Journey from hobby website to microbusiness


Previous: The dreams

I still remember the excitement of the day the site was launched. I showed it to my friends and a few colleagues at work. It felt great to have a presence on the web. All I needed to do now was to wait for those 1000 visitors to turn up! I eagerly waited for the next day morning to look at the site statistics.

The following morning, I saw a whopping number of visitors who visited the site on day one - a total of 5 (that is right: FIVE) unique visitors! And the best part is - I knew all 5 of them - they were my friends and colleagues who I was showing the site to!!

And needless to add there was not a single penny from advertising.

Ah, it must be because the search engines have not caught up with the new site, I thought. Should just be a question of time - after a few days I should be seeing the numbers shoot up.

Everyday I would wait for the following morning to check the updated statistics. The number of daily visitors never went beyond single digits. Somedays no one turned up at all. Many days it was just one visitor - and I knew who it was, it was just me!! Forget 1000 visitors a day, I wasn't even going to get 100 visitors the whole month.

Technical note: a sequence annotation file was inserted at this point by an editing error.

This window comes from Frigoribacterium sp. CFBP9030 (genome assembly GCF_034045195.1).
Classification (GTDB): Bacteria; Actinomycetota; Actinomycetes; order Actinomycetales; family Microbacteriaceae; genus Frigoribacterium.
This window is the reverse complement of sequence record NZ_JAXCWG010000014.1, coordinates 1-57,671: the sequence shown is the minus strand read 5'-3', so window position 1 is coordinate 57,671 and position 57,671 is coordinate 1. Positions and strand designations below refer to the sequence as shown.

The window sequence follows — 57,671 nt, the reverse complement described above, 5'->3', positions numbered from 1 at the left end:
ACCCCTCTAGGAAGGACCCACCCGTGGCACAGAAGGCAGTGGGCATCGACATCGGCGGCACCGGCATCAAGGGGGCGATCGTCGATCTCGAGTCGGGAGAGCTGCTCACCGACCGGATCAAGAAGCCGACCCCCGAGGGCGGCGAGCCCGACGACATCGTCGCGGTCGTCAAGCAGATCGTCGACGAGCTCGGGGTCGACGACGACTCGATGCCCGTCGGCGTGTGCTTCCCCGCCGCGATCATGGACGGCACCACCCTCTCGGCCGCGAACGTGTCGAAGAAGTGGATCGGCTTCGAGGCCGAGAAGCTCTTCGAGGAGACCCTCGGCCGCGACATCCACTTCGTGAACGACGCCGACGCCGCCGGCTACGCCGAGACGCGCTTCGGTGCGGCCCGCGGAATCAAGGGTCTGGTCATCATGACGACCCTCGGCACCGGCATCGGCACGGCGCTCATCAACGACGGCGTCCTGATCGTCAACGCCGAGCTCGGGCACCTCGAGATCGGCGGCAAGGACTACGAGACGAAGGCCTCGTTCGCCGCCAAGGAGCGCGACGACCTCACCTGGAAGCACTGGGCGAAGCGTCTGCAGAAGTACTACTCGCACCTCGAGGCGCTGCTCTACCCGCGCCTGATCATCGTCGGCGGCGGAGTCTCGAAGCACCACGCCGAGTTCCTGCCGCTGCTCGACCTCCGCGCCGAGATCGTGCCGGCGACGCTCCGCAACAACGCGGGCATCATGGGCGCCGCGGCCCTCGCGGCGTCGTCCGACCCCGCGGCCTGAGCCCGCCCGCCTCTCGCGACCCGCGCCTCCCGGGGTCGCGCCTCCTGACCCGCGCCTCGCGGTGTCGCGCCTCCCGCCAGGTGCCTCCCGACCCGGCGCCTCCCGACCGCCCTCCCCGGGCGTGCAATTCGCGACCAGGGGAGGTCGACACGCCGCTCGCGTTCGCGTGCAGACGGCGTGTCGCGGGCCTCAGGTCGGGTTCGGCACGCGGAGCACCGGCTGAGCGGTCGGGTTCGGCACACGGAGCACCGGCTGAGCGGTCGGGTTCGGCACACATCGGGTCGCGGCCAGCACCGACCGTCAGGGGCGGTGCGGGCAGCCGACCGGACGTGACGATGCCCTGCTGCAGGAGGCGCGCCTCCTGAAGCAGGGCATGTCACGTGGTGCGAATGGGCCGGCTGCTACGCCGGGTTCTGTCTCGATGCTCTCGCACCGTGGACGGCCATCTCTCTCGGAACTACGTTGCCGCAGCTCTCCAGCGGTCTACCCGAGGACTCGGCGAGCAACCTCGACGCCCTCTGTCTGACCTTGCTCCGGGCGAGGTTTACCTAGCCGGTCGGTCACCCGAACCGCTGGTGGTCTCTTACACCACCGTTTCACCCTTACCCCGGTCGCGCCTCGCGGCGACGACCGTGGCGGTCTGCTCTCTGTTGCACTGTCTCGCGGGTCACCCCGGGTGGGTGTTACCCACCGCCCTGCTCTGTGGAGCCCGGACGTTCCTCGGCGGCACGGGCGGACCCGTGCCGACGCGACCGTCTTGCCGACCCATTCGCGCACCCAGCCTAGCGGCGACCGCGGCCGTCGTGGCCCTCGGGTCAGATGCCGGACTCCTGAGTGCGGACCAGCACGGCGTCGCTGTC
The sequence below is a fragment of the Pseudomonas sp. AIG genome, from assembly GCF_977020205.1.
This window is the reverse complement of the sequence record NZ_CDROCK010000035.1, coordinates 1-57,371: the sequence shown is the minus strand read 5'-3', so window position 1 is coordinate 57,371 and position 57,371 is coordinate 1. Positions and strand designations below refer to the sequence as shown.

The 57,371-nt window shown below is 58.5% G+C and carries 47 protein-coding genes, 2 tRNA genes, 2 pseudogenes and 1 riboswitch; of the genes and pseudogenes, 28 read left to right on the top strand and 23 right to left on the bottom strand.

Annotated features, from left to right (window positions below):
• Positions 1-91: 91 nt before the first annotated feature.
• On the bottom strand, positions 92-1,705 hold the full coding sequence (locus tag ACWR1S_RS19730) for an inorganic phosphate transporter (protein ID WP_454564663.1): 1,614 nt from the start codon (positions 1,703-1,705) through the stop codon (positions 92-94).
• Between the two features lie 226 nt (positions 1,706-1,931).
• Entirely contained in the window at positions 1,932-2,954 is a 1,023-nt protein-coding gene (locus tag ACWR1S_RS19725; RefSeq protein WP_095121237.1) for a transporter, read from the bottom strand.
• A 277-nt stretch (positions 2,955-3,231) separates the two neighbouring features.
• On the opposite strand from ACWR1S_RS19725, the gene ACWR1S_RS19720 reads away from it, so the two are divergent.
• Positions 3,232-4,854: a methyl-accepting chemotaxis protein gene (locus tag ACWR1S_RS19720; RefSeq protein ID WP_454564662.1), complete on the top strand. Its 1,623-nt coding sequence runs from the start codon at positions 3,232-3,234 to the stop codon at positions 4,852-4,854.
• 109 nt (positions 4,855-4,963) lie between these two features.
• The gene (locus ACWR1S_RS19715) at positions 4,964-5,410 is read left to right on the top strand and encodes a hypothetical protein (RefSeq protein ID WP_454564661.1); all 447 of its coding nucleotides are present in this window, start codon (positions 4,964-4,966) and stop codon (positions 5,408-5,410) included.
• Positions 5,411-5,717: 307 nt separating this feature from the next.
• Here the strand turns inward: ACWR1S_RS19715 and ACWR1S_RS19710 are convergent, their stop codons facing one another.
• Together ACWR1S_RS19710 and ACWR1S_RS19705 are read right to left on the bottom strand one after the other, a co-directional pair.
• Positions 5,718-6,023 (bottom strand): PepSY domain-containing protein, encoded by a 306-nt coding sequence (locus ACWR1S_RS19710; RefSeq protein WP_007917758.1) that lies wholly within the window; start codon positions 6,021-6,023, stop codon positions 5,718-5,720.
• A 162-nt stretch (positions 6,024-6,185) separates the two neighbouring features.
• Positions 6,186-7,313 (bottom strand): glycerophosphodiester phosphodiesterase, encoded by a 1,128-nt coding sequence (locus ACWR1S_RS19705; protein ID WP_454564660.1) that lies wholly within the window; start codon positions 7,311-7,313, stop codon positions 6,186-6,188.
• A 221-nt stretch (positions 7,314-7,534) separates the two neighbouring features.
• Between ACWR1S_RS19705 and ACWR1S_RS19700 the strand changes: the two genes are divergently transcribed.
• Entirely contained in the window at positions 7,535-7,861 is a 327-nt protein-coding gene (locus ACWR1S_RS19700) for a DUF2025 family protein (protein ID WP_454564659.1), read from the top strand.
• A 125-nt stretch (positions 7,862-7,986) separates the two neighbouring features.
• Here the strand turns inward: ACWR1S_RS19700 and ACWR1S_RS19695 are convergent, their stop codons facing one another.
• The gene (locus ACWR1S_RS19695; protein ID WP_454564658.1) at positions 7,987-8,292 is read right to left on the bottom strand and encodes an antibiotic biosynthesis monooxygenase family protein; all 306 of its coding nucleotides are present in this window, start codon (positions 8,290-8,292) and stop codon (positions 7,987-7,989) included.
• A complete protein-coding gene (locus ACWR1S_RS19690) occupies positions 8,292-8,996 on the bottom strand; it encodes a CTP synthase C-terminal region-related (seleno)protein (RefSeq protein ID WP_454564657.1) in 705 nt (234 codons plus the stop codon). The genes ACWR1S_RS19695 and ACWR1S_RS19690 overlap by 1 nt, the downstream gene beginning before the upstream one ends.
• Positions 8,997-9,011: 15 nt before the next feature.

Obviously, no traffic also meant no money. The first month, I made less than $2. The hosting costs were $5 per month, so the revenue was not even covering my costs. If it kept going that way, there would be no point running the site. It was a complete disaster.

Emotionally, it was quite hard too. I was hard to believe that my estimates were off by a factor of 1000! And I had no one to turn to for help or ideas on what I was doing wrong. I went back to looking up on the web and the results were dominated by success stories, and it made the feeling so much worse!

In hindsight, it was great that things turned out the way they did. If the site took off straightaway, there was nothing I would have learnt. With the failure, I learnt 2 things straightaway - the first that "build it and people will come automatically" doesn't work and that you should not blindly believe in your own idea (or "drink your kool aid"). Till today, I do not have anywhere near 1000 visitors a day. But now I know how hard it is to get traffic when there are millions of web sites looking for a visitor's attention.

I could have pulled the plug on the project at that stage, but fortunately I didn't. I started researching seriously and trying to figure out the factors that attract visitors. It was hard work.

Next: The slog